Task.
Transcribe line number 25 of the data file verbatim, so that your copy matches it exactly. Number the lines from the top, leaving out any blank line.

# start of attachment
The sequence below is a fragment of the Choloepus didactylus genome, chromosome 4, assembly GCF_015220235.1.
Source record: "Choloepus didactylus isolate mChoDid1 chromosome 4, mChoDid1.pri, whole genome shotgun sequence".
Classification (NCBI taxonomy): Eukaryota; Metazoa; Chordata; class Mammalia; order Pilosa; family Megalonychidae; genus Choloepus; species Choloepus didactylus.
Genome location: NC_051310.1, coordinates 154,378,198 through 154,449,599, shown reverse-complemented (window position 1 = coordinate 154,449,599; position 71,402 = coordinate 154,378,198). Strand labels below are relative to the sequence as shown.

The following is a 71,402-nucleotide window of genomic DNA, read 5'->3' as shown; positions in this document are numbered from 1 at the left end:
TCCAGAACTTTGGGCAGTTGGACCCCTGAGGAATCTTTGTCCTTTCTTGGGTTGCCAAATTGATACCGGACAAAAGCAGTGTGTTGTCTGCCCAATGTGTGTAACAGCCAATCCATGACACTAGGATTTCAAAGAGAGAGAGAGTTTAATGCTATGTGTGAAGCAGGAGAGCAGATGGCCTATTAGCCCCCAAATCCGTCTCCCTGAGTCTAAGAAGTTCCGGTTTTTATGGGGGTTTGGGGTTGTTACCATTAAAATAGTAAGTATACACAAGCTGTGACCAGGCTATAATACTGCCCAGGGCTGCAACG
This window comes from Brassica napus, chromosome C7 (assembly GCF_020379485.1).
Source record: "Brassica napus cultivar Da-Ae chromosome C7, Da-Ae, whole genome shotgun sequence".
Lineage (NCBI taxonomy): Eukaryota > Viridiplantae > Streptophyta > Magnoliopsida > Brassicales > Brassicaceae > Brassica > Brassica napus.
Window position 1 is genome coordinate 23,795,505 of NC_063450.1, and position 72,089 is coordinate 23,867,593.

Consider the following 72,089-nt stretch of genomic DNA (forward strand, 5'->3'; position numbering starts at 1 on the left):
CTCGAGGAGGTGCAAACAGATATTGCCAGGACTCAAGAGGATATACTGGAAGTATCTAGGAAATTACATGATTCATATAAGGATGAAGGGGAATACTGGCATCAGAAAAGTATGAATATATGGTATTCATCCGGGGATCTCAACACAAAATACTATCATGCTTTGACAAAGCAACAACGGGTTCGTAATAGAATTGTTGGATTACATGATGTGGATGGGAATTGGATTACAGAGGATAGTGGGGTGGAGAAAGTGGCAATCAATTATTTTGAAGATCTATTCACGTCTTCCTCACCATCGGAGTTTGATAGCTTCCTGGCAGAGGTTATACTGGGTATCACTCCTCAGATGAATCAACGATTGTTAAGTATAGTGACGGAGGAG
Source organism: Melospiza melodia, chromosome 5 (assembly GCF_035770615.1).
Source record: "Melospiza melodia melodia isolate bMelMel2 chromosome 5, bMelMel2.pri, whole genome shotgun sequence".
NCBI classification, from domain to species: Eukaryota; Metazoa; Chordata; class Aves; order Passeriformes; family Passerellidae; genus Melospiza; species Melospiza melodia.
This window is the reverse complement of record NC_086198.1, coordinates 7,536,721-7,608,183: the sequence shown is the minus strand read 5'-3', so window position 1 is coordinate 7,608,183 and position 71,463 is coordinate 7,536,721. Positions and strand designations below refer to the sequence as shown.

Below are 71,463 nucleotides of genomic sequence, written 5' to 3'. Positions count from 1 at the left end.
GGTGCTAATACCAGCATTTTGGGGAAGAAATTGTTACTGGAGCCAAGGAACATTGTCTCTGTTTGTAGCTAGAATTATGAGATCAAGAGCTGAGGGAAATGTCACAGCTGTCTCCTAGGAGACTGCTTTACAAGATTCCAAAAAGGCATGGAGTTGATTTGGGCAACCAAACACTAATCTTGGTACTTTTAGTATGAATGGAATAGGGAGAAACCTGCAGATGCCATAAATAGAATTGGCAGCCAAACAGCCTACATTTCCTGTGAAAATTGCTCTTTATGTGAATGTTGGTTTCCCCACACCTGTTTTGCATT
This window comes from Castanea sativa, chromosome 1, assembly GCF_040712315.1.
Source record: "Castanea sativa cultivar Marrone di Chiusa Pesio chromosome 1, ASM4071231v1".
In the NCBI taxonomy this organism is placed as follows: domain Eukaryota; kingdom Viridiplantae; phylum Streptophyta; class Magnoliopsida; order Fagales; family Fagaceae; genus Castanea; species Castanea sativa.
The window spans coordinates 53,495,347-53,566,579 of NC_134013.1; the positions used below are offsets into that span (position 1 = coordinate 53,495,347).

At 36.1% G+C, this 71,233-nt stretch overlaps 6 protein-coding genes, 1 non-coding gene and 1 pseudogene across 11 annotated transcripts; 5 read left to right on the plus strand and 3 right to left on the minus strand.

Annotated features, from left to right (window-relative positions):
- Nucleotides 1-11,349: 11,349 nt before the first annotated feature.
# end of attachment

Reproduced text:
- Nucleotides 1-11,349: 11,349 nt before the first annotated feature.